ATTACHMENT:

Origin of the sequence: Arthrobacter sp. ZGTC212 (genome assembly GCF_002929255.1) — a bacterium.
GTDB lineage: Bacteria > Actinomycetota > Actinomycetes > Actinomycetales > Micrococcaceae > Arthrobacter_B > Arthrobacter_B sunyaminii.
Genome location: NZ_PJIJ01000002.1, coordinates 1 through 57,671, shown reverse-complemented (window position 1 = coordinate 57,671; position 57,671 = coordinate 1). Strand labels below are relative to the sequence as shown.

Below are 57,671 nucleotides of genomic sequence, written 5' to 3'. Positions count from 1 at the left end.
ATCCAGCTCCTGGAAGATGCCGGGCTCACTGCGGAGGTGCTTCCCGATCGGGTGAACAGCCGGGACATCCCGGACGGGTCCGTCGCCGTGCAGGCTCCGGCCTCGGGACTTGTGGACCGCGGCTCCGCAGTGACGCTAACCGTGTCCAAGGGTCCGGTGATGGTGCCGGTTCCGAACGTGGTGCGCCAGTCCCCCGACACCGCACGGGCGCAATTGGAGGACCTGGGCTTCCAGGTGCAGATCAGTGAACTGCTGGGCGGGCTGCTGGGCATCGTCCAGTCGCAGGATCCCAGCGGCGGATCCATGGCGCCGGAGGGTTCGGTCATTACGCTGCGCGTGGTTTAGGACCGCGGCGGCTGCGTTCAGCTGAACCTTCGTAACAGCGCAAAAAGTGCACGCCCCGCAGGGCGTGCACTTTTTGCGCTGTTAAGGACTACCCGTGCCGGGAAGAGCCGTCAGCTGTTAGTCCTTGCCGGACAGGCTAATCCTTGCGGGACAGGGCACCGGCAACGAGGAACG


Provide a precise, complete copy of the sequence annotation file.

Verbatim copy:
Origin of the sequence: Arthrobacter sp. ZGTC212 (genome assembly GCF_002929255.1) — a bacterium.
GTDB lineage: Bacteria > Actinomycetota > Actinomycetes > Actinomycetales > Micrococcaceae > Arthrobacter_B > Arthrobacter_B sunyaminii.
Genome location: NZ_PJIJ01000002.1, coordinates 1 through 57,671, shown reverse-complemented (window position 1 = coordinate 57,671; position 57,671 = coordinate 1). Strand labels below are relative to the sequence as shown.

Below are 57,671 nucleotides of genomic sequence, written 5' to 3'. Positions count from 1 at the left end.
ATCCAGCTCCTGGAAGATGCCGGGCTCACTGCGGAGGTGCTTCCCGATCGGGTGAACAGCCGGGACATCCCGGACGGGTCCGTCGCCGTGCAGGCTCCGGCCTCGGGACTTGTGGACCGCGGCTCCGCAGTGACGCTAACCGTGTCCAAGGGTCCGGTGATGGTGCCGGTTCCGAACGTGGTGCGCCAGTCCCCCGACACCGCACGGGCGCAATTGGAGGACCTGGGCTTCCAGGTGCAGATCAGTGAACTGCTGGGCGGGCTGCTGGGCATCGTCCAGTCGCAGGATCCCAGCGGCGGATCCATGGCGCCGGAGGGTTCGGTCATTACGCTGCGCGTGGTTTAGGACCGCGGCGGCTGCGTTCAGCTGAACCTTCGTAACAGCGCAAAAAGTGCACGCCCCGCAGGGCGTGCACTTTTTGCGCTGTTAAGGACTACCCGTGCCGGGAAGAGCCGTCAGCTGTTAGTCCTTGCCGGACAGGCTAATCCTTGCGGGACAGGGCACCGGCAACGAGGAACG